The next section is for subclass-specific Rogue multiclass combinations. Still, before I get to that, I’ll mention several combinations that are good for any Rogue regardless of the Rogue’s chosen subclass.

Opal has written several articles about her love of Rogue/Fighter characters. In fact, one of her earliest articles is about how she loves to multiclass Rogue with Fighter. I know this is true because I’ve seen her create approximately six characters who were all variations of this concept. The Battle Master Fighter is complimentary of Rogues, making it a strong choice.

Rangers also do well when multiclassed with Rogues. They tend to use Dexterity skills and attacks while also being known for their lone-wolf prowess. The Ranger spell list packs many spells that can benefit a Rogue and their party. Rogues benefit from spells like Fog Cloud (especially with the ‘Blind Fighting’ Fighting Style), Silence, and Pass Without Trace.

Spellcasters who need additional mobility with Cunning Action, and want to bolster their skill proficiencies with Expertise, will find a home with the Rogue. Many spellcasters find it difficult to utilize their bonus actions without casting a spell that uses it. Rogues have no problem using their bonus action nearly every round with Cunning Action. Disengaging as a bonus action will allow a spellcaster to move away from a melee assailant, followed by an action to cast a spell. If the spellcaster’s movement speed is greater than the foe, this could force that foe to use their action to Dash instead of attack as they attempt to catch up. You can achieve this with the Longstrider spell ahead of combat. Wizards and Sorcerers are most likely to make this dip into Rogue.

Multiclassing by Rogue Subclass

I’ve collected my thoughts by Rogue subclass for your convenience. While I can’t point out every conceivable potent Rogue multiclassing combination, I’ll provide some of my favorites to inspire you! I want to also premise with my disappointment (but agreement) that the combination of Bard’s Jack of All Trades and Rogue’s Reliable Talent features do not work together, so that’s why I won’t mention it further.

Arcane Trickster Rogue Multiclassing (PHB)

Arcane Trickster Rogue (19) / Arcana Cleric (1)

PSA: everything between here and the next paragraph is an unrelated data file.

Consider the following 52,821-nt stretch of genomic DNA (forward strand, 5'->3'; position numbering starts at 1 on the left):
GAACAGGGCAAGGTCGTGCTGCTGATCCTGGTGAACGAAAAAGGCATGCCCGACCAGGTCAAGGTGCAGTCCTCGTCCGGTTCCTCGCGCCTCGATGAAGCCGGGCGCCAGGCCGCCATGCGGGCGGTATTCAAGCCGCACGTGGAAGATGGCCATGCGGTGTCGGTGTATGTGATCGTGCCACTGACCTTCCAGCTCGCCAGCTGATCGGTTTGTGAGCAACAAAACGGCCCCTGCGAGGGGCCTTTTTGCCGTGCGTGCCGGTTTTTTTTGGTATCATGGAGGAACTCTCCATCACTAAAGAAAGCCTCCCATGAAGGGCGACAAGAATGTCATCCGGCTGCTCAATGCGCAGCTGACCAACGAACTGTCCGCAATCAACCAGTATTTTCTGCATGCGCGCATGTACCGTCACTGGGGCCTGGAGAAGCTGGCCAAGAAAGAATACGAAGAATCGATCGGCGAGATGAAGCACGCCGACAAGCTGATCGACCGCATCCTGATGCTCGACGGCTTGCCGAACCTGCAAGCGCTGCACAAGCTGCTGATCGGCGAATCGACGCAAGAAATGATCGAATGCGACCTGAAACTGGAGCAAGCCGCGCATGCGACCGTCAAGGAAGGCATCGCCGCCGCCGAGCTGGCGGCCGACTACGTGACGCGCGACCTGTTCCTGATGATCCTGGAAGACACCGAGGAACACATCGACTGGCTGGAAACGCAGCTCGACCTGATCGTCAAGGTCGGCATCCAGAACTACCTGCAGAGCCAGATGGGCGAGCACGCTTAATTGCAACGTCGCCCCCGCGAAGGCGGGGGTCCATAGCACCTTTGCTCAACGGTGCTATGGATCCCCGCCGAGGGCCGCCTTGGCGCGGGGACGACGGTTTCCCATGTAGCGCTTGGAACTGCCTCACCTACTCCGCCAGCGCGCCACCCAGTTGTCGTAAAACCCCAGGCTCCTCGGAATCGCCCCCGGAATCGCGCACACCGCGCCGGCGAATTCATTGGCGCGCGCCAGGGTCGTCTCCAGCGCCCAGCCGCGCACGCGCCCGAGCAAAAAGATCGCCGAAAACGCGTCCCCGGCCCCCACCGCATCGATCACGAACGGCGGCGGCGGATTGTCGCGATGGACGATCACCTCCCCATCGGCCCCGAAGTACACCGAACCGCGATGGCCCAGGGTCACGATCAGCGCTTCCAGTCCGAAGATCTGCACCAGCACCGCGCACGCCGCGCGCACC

With merely one level of Arcana Cleric, you’ll gain proficiency in medium armor and shields (a big boost to your defense), and you’ll choose two Wizard cantrips that become Cleric spells for you. Rogues only need one hand to attack effectively, freeing up the other hand to use a shield. For cantrips, I recommend at least choosing Booming Blade.

Since Rogues only need to make one attack per round, they can cast Booming Blade to deal extra damage in addition to Sneak Attack damage. The melee attack of Booming Blade will not rely on a high Wisdom stat. Booming Blade is handy since you can use your Cunning Action to Disengage and move away from the target, forcing them to move if they want to make a melee attack against you. Flavor the concept as a Rogue informally devoted to a god of magic, resulting in limited (but potent) magical powers.

Arcane Trickster Rogue (9) / School of Enchantment Wizard (11) 

I appreciate this combination of the enchanter’s Split Enchantment feature with the Arcane Trickster’s Magical Ambush feature. When you are hidden from foes, you can cast powerful enchantment spells like Hold Monster and Dominate Person while targets have disadvantage on their saving throws. In my experience, the spells gained by level eleven for an enchanter are the most important (other than Dominate Person as an eighth-level spell), so this character won’t suffer on enchantment utility much. Your enchantment spells will have two targets instead of one, and targets are more likely to fail due to your ambush.

If you cast Hold Monster, you’ll critically hit with your melee attack damage, beefing up your Sneak Attack slices. Enchanters are very powerful, but they rely heavily on foes failing saving throws, making enchanters perfect to pair with the Arcane Trickster’s Magical Ambush. Additionally, the Arcane Trickster may already know enchantment spells due to how trickster spellcasting works, so you’ll be fully loaded and ready to unleash powerful enchantments. This is especially powerful in games with many foes of the humanoid creature type since this character will have Dominate Person as one of its most powerful spells.

Arcane Trickster Rogue (9) / Trickery Domain Cleric (11) 

Like my enchanter combination above, this combination utilizes Magical Ambush to capitalize on powerful debuff spells like Dominate Person or Polymorph (and Modify Memory for the especially creative folks out there). Unlike the enchanter, the Trickery Cleric’s abilities lend well to what Rogues like to do; they can buff Stealth rolls, create illusions of themselves, cast interesting spells that mislead and deceive, and deal extra poison damage.